I recently read and enjoyed Paul Sloane’s latest book, The Innovative Leader. Here are a list of just some of the gems from this book. It’s available at Amazon.com (click the title of the link above and go directly to the page on the Amazon web site).
1. Have a vision for change
You cannot expect your team to be innovative if they do not know the direction in which they are heading. Innovation has to have a purpose. It is up to the leader to set the course and give a bearing for the future.
You need one overarching statement that defines the direction for the business and that people will readily understand and remember.
Great leaders spend time illustrating the vision, goals and challenges. They explain to people how their role is crucial in fulfilling the vision and meeting the challenges. They inspire men and women to become passionate entrepreneurs, finding innovative routes to success.
2. Fight the fear of change
Innovative leaders constantly evangelise the need for change. They replace the comfort of complacency with the hunger of ambition. They’ll say, “we are doing well but we cannot rest on our laurels, we need to do even better.” They explain that while trying new ventures is risky, standing still is even riskier. They must paint a picture that shows an appealing future that is worth taking risks to achieve. The prospect involves perils and opportunities. The only way to get there is by embracing change.
3. Think like a venture capitalist
VCs use a portfolio approach and balance the risk of losing with the upside of winning. They like to consider lots of proposals. They are comfortable with the knowledge that many of the ideas they back will fail. These are all important lessons for corporate executives who typically consider only a handful of proposals and who abhor failure.
4. Have a dynamic suggestion scheme
Great suggestion schemes are focused, easy to use, well resourced, responsive and open to all. They do not need to offer huge rewards. Recognition and response are generally more important. Above all, they have to have the whole-hearted commitment of the senior team to keep them fresh, properly managed and successful.
5. Break the rules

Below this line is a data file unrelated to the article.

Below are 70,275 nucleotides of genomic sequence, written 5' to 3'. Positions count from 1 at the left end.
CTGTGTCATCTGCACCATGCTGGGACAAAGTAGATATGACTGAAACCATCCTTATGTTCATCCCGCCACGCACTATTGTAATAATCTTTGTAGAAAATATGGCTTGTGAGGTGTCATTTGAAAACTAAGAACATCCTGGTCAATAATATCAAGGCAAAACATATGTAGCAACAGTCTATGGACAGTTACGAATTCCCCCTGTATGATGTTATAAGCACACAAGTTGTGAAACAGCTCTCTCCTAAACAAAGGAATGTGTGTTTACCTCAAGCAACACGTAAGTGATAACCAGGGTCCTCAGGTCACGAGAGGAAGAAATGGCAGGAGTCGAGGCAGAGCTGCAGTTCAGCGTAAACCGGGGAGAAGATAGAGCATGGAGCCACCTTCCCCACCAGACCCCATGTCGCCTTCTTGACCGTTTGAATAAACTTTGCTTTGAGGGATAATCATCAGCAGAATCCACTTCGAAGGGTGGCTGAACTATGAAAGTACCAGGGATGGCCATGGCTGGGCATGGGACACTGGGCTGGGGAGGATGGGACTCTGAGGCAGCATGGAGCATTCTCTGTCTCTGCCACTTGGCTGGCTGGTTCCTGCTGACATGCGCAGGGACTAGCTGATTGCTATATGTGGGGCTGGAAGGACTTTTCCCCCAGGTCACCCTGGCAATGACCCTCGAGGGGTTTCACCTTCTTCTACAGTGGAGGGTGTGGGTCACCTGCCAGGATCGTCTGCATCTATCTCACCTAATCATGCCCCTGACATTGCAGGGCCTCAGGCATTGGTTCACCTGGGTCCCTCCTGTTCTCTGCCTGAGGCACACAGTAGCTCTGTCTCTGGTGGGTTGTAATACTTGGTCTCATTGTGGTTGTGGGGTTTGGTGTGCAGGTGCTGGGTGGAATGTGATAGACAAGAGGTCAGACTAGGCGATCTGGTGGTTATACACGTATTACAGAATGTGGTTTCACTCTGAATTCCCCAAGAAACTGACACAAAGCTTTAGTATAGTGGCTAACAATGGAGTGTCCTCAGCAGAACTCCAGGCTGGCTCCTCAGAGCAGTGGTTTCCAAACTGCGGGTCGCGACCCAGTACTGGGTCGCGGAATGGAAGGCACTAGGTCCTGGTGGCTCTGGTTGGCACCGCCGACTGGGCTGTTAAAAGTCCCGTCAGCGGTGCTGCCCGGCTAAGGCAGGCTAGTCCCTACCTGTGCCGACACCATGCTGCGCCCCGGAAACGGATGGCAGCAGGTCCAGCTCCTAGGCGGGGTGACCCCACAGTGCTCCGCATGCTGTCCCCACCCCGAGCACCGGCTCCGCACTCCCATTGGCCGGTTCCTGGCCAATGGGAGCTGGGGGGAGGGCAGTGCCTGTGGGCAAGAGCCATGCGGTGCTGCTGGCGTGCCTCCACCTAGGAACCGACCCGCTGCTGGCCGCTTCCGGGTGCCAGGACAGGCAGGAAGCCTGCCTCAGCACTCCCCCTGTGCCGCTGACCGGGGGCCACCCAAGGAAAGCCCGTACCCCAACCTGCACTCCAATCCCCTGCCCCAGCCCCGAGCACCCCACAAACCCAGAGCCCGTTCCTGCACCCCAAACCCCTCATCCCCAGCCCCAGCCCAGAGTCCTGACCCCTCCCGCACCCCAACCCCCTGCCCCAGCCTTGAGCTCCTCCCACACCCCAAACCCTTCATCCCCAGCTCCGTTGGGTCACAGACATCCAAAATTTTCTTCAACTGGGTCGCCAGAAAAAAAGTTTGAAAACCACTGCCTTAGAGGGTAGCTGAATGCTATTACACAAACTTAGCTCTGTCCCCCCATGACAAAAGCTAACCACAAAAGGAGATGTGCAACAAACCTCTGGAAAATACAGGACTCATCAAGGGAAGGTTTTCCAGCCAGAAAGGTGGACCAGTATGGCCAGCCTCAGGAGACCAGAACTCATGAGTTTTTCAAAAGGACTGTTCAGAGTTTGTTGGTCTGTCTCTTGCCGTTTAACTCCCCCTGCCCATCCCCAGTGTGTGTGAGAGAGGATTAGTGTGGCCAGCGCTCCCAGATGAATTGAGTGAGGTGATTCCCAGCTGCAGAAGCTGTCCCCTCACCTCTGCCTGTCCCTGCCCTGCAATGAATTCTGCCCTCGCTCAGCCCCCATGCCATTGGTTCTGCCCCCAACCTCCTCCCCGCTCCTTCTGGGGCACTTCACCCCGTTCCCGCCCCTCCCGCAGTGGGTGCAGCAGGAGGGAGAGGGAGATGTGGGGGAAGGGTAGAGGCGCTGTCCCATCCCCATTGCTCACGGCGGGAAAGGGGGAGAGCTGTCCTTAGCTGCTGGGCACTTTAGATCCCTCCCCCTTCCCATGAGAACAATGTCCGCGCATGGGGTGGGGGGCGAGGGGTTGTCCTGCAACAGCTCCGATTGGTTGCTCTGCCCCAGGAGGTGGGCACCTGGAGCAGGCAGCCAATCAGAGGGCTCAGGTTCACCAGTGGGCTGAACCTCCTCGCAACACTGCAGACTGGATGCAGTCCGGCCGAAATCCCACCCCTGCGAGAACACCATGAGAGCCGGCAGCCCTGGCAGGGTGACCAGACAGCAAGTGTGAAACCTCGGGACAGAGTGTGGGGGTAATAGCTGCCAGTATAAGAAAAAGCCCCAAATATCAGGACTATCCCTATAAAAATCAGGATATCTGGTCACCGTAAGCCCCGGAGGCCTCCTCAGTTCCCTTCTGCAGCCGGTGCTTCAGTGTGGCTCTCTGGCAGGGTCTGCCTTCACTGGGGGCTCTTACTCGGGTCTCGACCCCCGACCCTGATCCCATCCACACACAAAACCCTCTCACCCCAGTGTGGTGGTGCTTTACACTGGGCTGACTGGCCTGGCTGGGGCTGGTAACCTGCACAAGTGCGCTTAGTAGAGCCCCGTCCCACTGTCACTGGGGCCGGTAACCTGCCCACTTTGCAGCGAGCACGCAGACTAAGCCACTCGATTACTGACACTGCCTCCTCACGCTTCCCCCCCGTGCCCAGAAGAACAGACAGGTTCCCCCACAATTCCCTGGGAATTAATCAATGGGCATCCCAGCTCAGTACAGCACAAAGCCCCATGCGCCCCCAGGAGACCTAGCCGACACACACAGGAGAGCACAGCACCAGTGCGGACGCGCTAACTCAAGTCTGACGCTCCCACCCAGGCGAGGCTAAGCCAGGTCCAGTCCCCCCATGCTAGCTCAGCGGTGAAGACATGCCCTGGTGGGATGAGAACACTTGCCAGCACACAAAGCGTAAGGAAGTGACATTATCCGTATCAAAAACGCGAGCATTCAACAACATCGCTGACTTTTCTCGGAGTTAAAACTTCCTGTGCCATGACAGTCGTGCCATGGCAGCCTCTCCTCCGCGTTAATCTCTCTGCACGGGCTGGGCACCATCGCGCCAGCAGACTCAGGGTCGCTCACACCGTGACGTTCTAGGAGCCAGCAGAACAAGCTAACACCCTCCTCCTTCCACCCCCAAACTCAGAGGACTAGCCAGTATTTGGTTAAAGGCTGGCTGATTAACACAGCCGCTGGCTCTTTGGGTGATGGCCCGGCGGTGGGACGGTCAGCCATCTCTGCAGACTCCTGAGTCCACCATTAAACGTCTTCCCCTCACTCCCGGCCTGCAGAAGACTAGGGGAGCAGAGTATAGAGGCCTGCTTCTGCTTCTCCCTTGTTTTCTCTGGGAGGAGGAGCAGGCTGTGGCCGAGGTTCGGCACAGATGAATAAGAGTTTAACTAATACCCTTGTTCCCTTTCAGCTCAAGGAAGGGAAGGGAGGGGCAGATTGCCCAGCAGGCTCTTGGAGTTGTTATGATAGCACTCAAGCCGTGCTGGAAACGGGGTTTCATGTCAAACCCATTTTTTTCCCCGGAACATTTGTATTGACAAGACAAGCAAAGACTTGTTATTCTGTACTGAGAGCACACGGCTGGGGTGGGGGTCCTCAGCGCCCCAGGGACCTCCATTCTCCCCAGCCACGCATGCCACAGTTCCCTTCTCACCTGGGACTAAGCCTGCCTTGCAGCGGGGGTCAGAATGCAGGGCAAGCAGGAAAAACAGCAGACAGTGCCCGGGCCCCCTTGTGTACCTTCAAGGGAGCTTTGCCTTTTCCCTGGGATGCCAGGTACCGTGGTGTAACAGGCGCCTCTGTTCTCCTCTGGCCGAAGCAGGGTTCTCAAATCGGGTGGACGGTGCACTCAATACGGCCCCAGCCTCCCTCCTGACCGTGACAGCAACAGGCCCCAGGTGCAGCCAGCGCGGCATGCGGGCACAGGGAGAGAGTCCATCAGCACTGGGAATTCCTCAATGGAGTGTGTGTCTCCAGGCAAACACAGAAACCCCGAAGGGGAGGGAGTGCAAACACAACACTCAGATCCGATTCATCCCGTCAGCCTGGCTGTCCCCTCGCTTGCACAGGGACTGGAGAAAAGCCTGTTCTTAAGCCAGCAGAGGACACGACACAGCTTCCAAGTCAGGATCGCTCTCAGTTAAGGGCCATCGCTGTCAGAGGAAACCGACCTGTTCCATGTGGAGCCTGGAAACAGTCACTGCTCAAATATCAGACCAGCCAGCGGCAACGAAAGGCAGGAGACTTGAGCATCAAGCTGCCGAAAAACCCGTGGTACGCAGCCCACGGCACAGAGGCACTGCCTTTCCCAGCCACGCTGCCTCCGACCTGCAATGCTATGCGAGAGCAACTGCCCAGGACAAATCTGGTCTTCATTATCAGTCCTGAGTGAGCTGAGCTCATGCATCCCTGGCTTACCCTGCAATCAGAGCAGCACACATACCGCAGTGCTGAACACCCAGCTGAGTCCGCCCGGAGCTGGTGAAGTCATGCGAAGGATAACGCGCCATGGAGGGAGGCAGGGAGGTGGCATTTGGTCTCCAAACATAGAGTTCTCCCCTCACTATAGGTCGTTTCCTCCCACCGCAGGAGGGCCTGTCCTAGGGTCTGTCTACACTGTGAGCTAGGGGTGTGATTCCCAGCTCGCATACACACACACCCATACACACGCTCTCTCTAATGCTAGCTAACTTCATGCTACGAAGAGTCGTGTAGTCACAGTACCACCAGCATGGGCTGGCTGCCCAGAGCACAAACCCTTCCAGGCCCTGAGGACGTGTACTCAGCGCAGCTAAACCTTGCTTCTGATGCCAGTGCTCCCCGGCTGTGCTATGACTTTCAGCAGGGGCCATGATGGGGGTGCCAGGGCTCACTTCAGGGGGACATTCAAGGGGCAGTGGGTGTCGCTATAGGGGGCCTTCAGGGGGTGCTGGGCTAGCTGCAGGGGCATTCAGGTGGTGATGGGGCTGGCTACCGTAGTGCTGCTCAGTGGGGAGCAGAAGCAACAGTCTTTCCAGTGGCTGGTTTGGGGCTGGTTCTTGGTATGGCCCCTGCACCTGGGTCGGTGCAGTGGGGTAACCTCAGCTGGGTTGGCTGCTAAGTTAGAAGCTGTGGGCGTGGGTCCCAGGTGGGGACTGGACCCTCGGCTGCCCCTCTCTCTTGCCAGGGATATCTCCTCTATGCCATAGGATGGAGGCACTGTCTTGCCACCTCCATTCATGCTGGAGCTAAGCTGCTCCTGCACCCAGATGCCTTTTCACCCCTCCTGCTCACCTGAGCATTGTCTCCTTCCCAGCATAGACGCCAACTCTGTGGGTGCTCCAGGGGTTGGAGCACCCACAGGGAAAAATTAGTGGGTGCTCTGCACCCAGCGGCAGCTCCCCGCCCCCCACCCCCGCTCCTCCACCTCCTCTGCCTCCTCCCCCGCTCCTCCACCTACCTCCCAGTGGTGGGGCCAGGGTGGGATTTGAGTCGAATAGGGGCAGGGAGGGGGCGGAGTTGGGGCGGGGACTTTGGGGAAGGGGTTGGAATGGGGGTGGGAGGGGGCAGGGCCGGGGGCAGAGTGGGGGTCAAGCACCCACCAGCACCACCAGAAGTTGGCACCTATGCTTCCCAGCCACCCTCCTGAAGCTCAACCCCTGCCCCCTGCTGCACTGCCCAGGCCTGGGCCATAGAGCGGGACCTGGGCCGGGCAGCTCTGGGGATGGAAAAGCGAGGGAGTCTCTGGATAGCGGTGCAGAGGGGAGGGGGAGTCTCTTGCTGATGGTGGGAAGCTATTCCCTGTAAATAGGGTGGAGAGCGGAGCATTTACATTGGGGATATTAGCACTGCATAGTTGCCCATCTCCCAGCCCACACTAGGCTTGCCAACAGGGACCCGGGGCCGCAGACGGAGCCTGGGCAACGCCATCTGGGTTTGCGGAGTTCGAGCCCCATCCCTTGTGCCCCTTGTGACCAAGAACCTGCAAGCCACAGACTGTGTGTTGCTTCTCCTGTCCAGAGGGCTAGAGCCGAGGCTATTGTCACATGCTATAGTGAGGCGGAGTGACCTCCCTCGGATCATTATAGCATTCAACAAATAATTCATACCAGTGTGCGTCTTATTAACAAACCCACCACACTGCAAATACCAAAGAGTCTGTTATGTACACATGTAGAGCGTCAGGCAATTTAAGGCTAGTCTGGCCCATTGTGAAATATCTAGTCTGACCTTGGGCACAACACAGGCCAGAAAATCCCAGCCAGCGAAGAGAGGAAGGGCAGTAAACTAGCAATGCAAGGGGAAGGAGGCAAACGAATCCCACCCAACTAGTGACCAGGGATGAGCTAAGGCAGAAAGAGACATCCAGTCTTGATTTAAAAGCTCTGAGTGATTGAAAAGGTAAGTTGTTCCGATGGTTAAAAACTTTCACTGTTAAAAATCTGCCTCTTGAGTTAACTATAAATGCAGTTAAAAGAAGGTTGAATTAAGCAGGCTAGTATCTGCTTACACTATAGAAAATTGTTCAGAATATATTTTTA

To achieve radical innovation you have to challenge the assumptions that govern how things should look in your environment. Business is not like sport, with its well defined rules and referees. It is more like art and is rife with opportunity for the lateral thinker who can create new ways to provide the goods and services customers want.
6. Give everyone two jobs
Give all your people two key objectives. Ask them to run their current jobs in the most effective way possible and at the same time to find completely new ways to do the job. Encourage your employees to ask themselves—what is the essential purpose of my role? What is the outcome that I deliver that is of real value to my clients (internal and external)? Is there a better way to deliver that value or purpose? The answer is always “yes”, but most people never ask the question.
Many CEOs see collaboration as key to their success with innovation. They know they cannot do it all using internal resources. So they look outside for other organisations to partner with. A good example is the Mercedes and Swatch collaboration, which produced the Smart car. Each brought different skills and experiences to the team.
8. Welcome failure
The innovative leader encourages a culture of experimentation. You must teach people that each failure is a step along the road to success. To be truly agile, you must give people the freedom to innovate, experiment and to succeed. That means you must give them the freedom to fail, too.
9. Build prototypes
People’s Bank has a refreshingly original attitude to new ideas. “Don’t debate it, test it,” is the motto of this innovative American financial services organisation. Try the new idea at low cost in a section of the market and see what the customers’ reactions are. You will learn far more in the real world than you will in the test laboratory or with focus groups.
10. Be passionate
Focus on the things that you want to change, the most important challenges you face and be passionate about overcoming them. Your energy and drive will translate itself into direction and inspiration for your people. It is no good filling your bus with contented, complacent passengers. You want evangelists, passionate supporters. You want people who believe that reaching the destination is really worthwhile. If you want to inspire people to innovate, to change the way they do things and to achieve extraordinary results, then you have to be passionate about what you believe in and you have to communicate that passion every time you speak..
Paul Sloane is an Advisor to No World Borders, and the founder of Destination Innovation (www.destination-innovation.com). He writes and speaks on lateral thinking and innovation. His book, The Innovative Leader, is published by Kogan-Page.